(Thomson Reuters Foundation) – Global annual spending to protect and restore nature needs to triple this decade to about $350 billion by 2030 and rise to $536 billion by 2050, a U.N. report said on Thursday, urging a shift in mindset among financiers, businesses and governments.
The inaugural State of Finance for Nature report looked at how to tackle the planet’s climate, biodiversity and land degradation crises, estimating about $8 trillion in investment would be needed by mid-century to safeguard natural systems.
Inger Andersen, executive director of the United Nations Environment Programme (UNEP), told the report launch the amounts required may sound large but “it’s peanuts when we are frankly talking about securing the planet and our very own future”.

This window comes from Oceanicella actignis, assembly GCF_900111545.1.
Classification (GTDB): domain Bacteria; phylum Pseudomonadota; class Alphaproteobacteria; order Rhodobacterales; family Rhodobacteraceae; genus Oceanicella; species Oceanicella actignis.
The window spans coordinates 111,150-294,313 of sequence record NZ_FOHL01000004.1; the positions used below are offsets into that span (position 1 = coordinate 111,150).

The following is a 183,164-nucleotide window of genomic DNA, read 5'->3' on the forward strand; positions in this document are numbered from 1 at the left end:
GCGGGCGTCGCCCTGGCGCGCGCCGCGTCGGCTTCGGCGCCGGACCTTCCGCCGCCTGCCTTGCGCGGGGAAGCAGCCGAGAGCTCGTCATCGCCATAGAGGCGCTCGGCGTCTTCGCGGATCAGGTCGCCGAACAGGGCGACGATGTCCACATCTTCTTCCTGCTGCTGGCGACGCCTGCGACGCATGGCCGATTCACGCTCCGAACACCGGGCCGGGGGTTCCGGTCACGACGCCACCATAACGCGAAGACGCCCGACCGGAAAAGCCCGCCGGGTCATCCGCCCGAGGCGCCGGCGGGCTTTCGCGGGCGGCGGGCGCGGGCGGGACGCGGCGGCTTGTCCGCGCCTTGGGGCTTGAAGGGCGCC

“Our health, the quality of our lives, our jobs, temperature regulation, the housing we build and of course the food we eat, the water we drink” all depend on well-functioning natural systems, she said.
Report co-author Ivo Mulder, who heads UNEP’s climate finance unit, said financial flows should work with nature rather than against it.